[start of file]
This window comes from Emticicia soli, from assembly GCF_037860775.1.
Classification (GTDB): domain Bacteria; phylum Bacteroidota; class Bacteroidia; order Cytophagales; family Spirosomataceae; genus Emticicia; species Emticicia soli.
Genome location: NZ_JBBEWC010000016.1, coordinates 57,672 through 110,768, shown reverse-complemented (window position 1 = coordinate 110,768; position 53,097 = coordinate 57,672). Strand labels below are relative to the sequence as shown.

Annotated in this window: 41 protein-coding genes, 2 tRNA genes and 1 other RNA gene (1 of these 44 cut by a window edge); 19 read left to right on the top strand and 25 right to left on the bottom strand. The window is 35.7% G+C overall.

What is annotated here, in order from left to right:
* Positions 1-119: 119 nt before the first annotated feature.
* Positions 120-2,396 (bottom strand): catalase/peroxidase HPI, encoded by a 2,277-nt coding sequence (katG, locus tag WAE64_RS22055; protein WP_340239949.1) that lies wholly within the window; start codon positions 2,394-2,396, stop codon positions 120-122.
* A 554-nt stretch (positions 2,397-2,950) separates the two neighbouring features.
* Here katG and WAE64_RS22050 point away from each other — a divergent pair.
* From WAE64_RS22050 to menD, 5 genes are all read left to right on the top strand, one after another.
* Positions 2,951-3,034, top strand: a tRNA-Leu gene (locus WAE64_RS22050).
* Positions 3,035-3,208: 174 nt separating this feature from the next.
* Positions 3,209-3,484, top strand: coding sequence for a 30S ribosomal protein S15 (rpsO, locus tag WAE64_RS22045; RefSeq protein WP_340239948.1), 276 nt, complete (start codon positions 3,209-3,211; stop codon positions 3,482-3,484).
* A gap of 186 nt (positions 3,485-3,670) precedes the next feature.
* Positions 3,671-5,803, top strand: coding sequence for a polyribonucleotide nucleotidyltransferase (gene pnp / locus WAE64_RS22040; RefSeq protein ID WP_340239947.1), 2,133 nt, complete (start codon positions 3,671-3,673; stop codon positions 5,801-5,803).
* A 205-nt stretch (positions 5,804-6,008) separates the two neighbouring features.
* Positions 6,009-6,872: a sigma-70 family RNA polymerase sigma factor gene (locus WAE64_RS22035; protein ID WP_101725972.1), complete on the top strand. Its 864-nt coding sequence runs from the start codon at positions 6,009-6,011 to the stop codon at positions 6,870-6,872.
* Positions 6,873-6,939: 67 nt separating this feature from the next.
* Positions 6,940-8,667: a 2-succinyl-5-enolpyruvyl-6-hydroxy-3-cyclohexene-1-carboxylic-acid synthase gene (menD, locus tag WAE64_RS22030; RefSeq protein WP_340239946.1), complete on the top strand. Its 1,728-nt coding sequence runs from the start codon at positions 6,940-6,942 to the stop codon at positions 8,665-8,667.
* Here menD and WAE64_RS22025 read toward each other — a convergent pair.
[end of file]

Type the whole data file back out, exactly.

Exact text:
This window comes from Emticicia soli, from assembly GCF_037860775.1.
Classification (GTDB): domain Bacteria; phylum Bacteroidota; class Bacteroidia; order Cytophagales; family Spirosomataceae; genus Emticicia; species Emticicia soli.
Genome location: NZ_JBBEWC010000016.1, coordinates 57,672 through 110,768, shown reverse-complemented (window position 1 = coordinate 110,768; position 53,097 = coordinate 57,672). Strand labels below are relative to the sequence as shown.

Annotated in this window: 41 protein-coding genes, 2 tRNA genes and 1 other RNA gene (1 of these 44 cut by a window edge); 19 read left to right on the top strand and 25 right to left on the bottom strand. The window is 35.7% G+C overall.

What is annotated here, in order from left to right:
* Positions 1-119: 119 nt before the first annotated feature.
* Positions 120-2,396 (bottom strand): catalase/peroxidase HPI, encoded by a 2,277-nt coding sequence (katG, locus tag WAE64_RS22055; protein WP_340239949.1) that lies wholly within the window; start codon positions 2,394-2,396, stop codon positions 120-122.
* A 554-nt stretch (positions 2,397-2,950) separates the two neighbouring features.
* Here katG and WAE64_RS22050 point away from each other — a divergent pair.
* From WAE64_RS22050 to menD, 5 genes are all read left to right on the top strand, one after another.
* Positions 2,951-3,034, top strand: a tRNA-Leu gene (locus WAE64_RS22050).
* Positions 3,035-3,208: 174 nt separating this feature from the next.
* Positions 3,209-3,484, top strand: coding sequence for a 30S ribosomal protein S15 (rpsO, locus tag WAE64_RS22045; RefSeq protein WP_340239948.1), 276 nt, complete (start codon positions 3,209-3,211; stop codon positions 3,482-3,484).
* A gap of 186 nt (positions 3,485-3,670) precedes the next feature.
* Positions 3,671-5,803, top strand: coding sequence for a polyribonucleotide nucleotidyltransferase (gene pnp / locus WAE64_RS22040; RefSeq protein ID WP_340239947.1), 2,133 nt, complete (start codon positions 3,671-3,673; stop codon positions 5,801-5,803).
* A 205-nt stretch (positions 5,804-6,008) separates the two neighbouring features.
* Positions 6,009-6,872: a sigma-70 family RNA polymerase sigma factor gene (locus WAE64_RS22035; protein ID WP_101725972.1), complete on the top strand. Its 864-nt coding sequence runs from the start codon at positions 6,009-6,011 to the stop codon at positions 6,870-6,872.
* Positions 6,873-6,939: 67 nt separating this feature from the next.
* Positions 6,940-8,667: a 2-succinyl-5-enolpyruvyl-6-hydroxy-3-cyclohexene-1-carboxylic-acid synthase gene (menD, locus tag WAE64_RS22030; RefSeq protein WP_340239946.1), complete on the top strand. Its 1,728-nt coding sequence runs from the start codon at positions 6,940-6,942 to the stop codon at positions 8,665-8,667.
* Here menD and WAE64_RS22025 read toward each other — a convergent pair.